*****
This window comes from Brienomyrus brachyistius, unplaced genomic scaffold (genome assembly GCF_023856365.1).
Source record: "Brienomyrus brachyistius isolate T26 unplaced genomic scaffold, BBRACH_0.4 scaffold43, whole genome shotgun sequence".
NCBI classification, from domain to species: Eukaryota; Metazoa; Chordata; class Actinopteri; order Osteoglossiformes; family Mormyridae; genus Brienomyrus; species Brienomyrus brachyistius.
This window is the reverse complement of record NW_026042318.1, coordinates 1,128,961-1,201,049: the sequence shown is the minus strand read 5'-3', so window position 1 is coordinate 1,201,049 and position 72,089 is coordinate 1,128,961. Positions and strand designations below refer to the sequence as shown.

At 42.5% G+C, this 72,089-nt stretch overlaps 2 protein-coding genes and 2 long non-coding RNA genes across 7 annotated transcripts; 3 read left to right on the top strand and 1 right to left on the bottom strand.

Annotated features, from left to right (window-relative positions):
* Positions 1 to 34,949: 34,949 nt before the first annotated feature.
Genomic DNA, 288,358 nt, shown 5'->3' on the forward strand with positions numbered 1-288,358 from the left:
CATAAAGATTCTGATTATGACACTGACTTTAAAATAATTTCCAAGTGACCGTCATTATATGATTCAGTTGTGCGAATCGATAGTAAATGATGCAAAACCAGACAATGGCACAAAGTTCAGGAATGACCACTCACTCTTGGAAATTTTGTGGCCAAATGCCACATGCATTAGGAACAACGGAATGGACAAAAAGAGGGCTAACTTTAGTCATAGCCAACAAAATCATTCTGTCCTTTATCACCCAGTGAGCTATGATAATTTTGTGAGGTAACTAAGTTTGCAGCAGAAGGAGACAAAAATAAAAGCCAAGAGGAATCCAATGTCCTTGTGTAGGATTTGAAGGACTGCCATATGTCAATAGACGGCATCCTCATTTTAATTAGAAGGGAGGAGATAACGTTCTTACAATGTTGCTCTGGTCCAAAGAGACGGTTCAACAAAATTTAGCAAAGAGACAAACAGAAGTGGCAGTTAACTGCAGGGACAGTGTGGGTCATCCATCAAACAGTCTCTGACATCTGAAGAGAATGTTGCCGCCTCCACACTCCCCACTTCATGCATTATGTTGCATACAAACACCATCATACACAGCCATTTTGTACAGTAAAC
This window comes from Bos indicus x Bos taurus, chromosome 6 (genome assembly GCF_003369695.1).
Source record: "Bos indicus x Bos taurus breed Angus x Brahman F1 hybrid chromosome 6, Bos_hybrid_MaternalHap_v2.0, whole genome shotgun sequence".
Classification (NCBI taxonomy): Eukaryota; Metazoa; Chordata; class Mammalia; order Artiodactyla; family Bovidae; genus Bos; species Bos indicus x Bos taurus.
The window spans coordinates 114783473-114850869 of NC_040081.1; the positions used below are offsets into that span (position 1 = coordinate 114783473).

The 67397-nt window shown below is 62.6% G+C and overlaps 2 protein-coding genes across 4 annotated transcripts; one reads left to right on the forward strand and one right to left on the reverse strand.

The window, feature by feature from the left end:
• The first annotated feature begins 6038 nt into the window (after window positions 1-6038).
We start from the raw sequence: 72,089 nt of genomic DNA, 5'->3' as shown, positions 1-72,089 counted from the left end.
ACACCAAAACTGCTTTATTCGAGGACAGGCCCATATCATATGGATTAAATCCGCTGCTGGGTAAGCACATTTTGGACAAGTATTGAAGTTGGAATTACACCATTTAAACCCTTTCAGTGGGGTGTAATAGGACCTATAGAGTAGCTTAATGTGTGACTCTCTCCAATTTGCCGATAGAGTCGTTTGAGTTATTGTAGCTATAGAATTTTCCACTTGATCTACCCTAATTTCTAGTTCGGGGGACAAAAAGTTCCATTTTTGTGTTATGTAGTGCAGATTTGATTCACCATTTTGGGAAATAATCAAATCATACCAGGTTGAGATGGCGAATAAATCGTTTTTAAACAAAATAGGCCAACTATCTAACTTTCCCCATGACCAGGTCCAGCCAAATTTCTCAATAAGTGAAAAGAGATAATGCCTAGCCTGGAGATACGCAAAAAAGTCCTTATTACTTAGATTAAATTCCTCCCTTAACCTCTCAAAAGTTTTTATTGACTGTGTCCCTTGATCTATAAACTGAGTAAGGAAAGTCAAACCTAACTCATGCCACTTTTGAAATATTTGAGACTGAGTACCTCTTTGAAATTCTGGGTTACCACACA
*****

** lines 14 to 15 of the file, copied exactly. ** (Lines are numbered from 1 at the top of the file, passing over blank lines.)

The 67397-nt window shown below is 62.6% G+C and overlaps 2 protein-coding genes across 4 annotated transcripts; one reads left to right on the forward strand and one right to left on the reverse strand.

The window, feature by feature from the left end: